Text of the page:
Alco’s answer arrived January 1940 in the form of Rock Island No. 624, the builder’s first 2,000-horsepower, six axle (A1A-A1A) diesel passenger locomotive. Powered by a pair of 6-cylinder diesels developed by McIntosh & Seymour (a firm Alco had purchased in 1938), the new locomotive was striking in appearance, styled with a long, knife-sharp nose by noted industrial designer Otto Kuhler (among Kuhler’s great works were the New Haven’s elegant I-5 streamlined 4-6-4s build by Baldwin in 1937). Before the entry of the United States into World War II, Alco would build a modest number of sister units for Rock Island, Gulf, Mobile & Ohio, Santa Fe, and the Southern Railway. RI No. 624 was designated by Alco as a DL103b and the units that immediately followed carried DL105 and DL107 designations until, with Santa Fe No. 50, the cab unit was given designation DL109, a moniker that remained with the locomotive type thereafter (the cables booster version was designated DL110).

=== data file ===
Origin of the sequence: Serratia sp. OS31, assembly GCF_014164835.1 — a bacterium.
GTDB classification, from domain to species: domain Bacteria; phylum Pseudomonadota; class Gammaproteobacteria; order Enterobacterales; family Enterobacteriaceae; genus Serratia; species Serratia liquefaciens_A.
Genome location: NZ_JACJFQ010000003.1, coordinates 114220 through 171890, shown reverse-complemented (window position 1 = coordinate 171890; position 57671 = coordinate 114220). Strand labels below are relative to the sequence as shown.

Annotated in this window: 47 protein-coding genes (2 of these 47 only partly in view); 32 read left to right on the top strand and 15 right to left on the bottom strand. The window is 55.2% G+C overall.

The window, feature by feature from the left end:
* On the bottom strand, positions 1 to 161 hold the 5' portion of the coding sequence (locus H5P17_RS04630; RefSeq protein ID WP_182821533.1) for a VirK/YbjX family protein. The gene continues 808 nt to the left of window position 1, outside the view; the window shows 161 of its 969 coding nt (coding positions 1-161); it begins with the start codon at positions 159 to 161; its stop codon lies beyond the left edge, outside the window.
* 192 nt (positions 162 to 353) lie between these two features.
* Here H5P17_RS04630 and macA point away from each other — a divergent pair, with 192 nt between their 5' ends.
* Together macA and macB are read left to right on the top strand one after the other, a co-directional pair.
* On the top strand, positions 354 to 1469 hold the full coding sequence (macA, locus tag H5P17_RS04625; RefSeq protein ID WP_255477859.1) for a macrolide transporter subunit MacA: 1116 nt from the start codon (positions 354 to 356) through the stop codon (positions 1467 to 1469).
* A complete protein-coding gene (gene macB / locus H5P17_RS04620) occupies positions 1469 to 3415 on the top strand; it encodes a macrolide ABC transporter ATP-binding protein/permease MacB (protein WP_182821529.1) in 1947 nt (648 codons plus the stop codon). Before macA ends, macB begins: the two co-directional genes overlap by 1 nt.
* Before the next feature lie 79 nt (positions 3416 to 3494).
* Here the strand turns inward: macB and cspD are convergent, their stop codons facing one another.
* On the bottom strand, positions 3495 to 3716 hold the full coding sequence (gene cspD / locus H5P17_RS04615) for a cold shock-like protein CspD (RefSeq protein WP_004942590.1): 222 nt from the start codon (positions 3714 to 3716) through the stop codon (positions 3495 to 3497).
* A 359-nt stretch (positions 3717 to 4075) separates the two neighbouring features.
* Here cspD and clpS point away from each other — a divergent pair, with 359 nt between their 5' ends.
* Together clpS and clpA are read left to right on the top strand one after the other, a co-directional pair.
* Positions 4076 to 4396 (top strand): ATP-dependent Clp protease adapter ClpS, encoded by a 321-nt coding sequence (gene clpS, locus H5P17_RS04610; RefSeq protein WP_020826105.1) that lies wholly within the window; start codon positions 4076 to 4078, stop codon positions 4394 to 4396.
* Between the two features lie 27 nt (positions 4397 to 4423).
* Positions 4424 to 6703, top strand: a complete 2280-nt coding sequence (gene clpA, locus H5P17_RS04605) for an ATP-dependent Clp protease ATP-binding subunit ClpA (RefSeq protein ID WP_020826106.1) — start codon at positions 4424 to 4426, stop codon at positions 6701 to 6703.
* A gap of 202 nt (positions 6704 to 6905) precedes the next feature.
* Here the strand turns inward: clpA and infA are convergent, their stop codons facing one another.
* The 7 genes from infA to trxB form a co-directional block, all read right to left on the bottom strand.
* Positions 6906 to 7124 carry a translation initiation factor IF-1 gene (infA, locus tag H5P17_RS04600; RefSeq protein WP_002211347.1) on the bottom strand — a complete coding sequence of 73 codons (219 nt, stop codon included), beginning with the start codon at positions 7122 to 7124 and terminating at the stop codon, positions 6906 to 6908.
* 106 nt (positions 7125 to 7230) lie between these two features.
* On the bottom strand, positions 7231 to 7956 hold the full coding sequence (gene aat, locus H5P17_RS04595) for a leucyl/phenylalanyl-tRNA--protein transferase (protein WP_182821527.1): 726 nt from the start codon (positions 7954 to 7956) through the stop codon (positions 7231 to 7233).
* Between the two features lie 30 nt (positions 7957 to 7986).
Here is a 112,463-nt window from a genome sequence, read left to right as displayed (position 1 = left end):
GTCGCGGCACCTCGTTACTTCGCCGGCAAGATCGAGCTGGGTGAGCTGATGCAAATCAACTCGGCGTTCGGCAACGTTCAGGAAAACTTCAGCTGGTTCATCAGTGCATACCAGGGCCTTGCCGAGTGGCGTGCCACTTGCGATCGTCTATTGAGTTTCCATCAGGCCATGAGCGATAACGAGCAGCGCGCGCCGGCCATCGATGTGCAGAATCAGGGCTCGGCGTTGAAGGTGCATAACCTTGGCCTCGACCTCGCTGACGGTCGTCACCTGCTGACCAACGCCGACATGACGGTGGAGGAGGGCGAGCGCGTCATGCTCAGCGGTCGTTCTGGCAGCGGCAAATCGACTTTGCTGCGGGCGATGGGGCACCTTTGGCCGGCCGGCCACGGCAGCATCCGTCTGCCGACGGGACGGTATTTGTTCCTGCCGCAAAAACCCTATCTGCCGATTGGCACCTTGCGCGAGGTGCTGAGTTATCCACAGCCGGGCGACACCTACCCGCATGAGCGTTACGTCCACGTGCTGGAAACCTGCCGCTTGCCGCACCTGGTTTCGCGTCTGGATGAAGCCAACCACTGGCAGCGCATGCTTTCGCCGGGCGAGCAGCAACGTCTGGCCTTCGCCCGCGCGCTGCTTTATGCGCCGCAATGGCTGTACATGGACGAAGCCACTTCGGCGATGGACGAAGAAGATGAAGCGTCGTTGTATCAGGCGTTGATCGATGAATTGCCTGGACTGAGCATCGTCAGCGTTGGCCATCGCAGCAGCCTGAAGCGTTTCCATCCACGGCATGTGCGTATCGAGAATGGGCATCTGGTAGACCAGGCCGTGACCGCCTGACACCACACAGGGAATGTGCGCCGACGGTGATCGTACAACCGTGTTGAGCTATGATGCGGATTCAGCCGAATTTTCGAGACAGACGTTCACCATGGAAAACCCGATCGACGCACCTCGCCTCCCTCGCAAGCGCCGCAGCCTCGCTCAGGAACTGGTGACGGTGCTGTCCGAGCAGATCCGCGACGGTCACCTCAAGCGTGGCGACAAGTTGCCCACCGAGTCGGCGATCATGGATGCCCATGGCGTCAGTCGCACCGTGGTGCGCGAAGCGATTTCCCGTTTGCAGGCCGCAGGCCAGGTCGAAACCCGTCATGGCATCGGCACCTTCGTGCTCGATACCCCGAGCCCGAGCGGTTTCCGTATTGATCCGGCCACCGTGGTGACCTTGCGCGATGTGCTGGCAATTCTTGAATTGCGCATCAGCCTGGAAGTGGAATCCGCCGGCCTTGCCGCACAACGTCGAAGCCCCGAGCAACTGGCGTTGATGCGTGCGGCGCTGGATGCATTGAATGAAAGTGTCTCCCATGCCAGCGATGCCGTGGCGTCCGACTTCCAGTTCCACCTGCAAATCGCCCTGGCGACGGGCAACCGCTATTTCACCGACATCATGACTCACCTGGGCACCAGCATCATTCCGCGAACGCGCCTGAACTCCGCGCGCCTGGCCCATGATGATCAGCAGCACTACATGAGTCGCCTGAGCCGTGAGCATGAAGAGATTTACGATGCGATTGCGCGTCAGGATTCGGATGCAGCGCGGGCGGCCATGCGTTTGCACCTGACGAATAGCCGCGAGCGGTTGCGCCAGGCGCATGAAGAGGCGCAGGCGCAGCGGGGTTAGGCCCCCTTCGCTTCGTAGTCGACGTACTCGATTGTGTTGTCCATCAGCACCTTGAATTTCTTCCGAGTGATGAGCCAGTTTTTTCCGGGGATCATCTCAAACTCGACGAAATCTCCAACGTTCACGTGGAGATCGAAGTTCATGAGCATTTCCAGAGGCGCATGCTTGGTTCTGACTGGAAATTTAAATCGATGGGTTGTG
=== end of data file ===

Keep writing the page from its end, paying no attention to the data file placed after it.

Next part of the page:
Enter the famed New York, New Haven & Hartford. In what was a pioneering concept at the time, New Haven chose and intended to employ the DL109 as a “dual-service” diesel. On the NYNH&H, the DL109 would haul passengers by day and then come night, when there were few passenger duties to perform, haul freight and mail. The New Haven ordered an initial group of ten cab units, the first pair of which arrived on the property two days before the attack on Pearl Harbor that carried America into World War II. With the war, passenger locomotive production in the U. S. was all but curtailed for the duration by War Production Board edict, but New Haven was allowed to purchase more DL109s due to the locomotive’s dual-service role. By 1945, when New Haven accepted the last DL109 constructed, the railroad had acquired a roster of sixty units (road numbers 0700-0759, all cab equipped). Built with strengthened frames and geared for a maximum 80 miles per hour, the NYNH&H DL109s were well matched for their dual duties. Whether leading one of the railroad’s flagship passenger trains or grinding tonnage in all directions out of sprawling Cedar Hill Yard in New Haven, Connecticut, the long and lean diesels, their distinctive-sounding, big-piston 539-series power plants churning away at a leisurely 740 rpm, made for an impressive showing.